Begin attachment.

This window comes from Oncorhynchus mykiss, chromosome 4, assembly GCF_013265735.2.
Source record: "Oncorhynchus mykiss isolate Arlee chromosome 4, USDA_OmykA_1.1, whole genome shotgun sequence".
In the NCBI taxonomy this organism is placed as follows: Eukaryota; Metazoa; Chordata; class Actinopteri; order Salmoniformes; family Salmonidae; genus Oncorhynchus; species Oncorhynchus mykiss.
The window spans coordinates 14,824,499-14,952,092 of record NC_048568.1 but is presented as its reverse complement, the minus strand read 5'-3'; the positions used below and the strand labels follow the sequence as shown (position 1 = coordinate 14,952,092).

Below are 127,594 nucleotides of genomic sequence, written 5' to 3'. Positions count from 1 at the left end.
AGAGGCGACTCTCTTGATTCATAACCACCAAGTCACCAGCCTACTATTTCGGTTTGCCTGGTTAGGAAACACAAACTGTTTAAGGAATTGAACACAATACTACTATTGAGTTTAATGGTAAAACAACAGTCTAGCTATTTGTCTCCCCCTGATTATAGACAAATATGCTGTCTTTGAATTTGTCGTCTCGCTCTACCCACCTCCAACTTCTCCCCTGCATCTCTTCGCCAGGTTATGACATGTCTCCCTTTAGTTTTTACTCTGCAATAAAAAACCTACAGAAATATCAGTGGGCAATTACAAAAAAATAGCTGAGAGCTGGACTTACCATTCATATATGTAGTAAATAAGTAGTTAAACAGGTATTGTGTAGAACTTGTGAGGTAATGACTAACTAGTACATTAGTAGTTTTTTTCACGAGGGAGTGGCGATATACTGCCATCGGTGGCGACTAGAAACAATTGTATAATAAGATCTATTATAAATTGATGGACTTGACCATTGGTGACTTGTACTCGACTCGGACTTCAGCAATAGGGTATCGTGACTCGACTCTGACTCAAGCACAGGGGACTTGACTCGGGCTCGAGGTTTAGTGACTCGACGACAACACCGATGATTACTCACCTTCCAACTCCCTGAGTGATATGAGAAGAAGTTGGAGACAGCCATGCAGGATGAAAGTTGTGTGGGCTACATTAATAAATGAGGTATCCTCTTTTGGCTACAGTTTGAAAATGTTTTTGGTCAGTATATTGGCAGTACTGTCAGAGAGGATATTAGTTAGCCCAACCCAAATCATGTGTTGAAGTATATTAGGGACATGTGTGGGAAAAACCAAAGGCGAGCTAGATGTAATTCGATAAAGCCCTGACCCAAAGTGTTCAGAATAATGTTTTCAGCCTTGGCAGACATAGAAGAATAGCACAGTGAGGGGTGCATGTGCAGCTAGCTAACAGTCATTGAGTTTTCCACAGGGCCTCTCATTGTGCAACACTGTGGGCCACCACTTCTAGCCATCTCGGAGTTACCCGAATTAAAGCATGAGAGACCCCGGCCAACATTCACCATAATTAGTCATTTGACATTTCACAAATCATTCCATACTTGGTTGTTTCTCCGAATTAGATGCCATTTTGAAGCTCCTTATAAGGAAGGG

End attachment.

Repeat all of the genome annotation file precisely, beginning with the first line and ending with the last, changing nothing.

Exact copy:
This window comes from Oncorhynchus mykiss, chromosome 4, assembly GCF_013265735.2.
Source record: "Oncorhynchus mykiss isolate Arlee chromosome 4, USDA_OmykA_1.1, whole genome shotgun sequence".
In the NCBI taxonomy this organism is placed as follows: Eukaryota; Metazoa; Chordata; class Actinopteri; order Salmoniformes; family Salmonidae; genus Oncorhynchus; species Oncorhynchus mykiss.
The window spans coordinates 14,824,499-14,952,092 of record NC_048568.1 but is presented as its reverse complement, the minus strand read 5'-3'; the positions used below and the strand labels follow the sequence as shown (position 1 = coordinate 14,952,092).

Below are 127,594 nucleotides of genomic sequence, written 5' to 3'. Positions count from 1 at the left end.
AGAGGCGACTCTCTTGATTCATAACCACCAAGTCACCAGCCTACTATTTCGGTTTGCCTGGTTAGGAAACACAAACTGTTTAAGGAATTGAACACAATACTACTATTGAGTTTAATGGTAAAACAACAGTCTAGCTATTTGTCTCCCCCTGATTATAGACAAATATGCTGTCTTTGAATTTGTCGTCTCGCTCTACCCACCTCCAACTTCTCCCCTGCATCTCTTCGCCAGGTTATGACATGTCTCCCTTTAGTTTTTACTCTGCAATAAAAAACCTACAGAAATATCAGTGGGCAATTACAAAAAAATAGCTGAGAGCTGGACTTACCATTCATATATGTAGTAAATAAGTAGTTAAACAGGTATTGTGTAGAACTTGTGAGGTAATGACTAACTAGTACATTAGTAGTTTTTTTCACGAGGGAGTGGCGATATACTGCCATCGGTGGCGACTAGAAACAATTGTATAATAAGATCTATTATAAATTGATGGACTTGACCATTGGTGACTTGTACTCGACTCGGACTTCAGCAATAGGGTATCGTGACTCGACTCTGACTCAAGCACAGGGGACTTGACTCGGGCTCGAGGTTTAGTGACTCGACGACAACACCGATGATTACTCACCTTCCAACTCCCTGAGTGATATGAGAAGAAGTTGGAGACAGCCATGCAGGATGAAAGTTGTGTGGGCTACATTAATAAATGAGGTATCCTCTTTTGGCTACAGTTTGAAAATGTTTTTGGTCAGTATATTGGCAGTACTGTCAGAGAGGATATTAGTTAGCCCAACCCAAATCATGTGTTGAAGTATATTAGGGACATGTGTGGGAAAAACCAAAGGCGAGCTAGATGTAATTCGATAAAGCCCTGACCCAAAGTGTTCAGAATAATGTTTTCAGCCTTGGCAGACATAGAAGAATAGCACAGTGAGGGGTGCATGTGCAGCTAGCTAACAGTCATTGAGTTTTCCACAGGGCCTCTCATTGTGCAACACTGTGGGCCACCACTTCTAGCCATCTCGGAGTTACCCGAATTAAAGCATGAGAGACCCCGGCCAACATTCACCATAATTAGTCATTTGACATTTCACAAATCATTCCATACTTGGTTGTTTCTCCGAATTAGATGCCATTTTGAAGCTCCTTATAAGGAAGGG